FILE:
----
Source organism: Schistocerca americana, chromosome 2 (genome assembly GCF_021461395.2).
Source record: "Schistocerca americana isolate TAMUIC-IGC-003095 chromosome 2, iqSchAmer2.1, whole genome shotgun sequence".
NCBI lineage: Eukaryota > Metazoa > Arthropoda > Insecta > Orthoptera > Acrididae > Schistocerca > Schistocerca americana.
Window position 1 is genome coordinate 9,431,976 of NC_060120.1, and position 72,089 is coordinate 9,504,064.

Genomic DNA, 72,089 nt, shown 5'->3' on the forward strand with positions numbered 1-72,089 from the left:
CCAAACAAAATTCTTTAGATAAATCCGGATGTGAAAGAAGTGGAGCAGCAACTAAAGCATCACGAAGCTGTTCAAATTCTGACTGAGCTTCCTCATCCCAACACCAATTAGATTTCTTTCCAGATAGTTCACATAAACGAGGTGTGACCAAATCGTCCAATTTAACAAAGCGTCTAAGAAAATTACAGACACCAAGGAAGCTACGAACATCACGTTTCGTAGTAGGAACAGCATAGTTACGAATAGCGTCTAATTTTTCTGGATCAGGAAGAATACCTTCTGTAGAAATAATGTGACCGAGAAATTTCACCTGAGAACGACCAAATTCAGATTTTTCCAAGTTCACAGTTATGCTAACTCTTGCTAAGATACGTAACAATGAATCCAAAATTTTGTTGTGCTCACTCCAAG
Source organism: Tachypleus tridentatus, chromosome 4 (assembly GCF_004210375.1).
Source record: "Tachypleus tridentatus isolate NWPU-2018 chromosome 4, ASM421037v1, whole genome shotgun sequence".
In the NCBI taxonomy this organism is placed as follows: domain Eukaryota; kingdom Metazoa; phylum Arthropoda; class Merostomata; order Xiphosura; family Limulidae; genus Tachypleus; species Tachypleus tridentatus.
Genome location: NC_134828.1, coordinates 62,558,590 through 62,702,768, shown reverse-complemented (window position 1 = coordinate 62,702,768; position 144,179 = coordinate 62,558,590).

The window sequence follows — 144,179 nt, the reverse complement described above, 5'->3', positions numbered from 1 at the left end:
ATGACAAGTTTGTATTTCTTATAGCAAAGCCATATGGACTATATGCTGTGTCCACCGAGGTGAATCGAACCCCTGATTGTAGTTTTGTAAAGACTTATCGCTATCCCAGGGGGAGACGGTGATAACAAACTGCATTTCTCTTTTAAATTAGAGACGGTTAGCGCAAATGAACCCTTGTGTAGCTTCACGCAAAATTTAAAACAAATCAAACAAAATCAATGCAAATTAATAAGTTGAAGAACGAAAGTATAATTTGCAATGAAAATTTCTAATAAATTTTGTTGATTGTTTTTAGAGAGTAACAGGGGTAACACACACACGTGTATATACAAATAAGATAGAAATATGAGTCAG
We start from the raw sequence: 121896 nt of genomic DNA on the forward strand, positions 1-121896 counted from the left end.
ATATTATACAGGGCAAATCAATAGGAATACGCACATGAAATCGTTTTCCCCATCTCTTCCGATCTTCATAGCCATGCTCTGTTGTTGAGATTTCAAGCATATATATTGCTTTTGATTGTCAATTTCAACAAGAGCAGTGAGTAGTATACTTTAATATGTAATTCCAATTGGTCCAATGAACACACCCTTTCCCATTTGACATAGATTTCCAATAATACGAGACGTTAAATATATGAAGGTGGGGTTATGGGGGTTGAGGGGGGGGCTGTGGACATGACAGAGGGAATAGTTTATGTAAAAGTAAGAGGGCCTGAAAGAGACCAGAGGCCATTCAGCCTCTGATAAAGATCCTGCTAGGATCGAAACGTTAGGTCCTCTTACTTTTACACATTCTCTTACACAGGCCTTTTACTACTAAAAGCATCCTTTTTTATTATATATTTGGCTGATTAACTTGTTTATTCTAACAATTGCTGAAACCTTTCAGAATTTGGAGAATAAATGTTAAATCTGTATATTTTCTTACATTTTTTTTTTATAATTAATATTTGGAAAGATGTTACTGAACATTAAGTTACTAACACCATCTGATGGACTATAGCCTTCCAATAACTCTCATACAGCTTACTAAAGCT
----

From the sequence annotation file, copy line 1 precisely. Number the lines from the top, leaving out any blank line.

Source organism: Schistocerca americana, chromosome 2 (genome assembly GCF_021461395.2).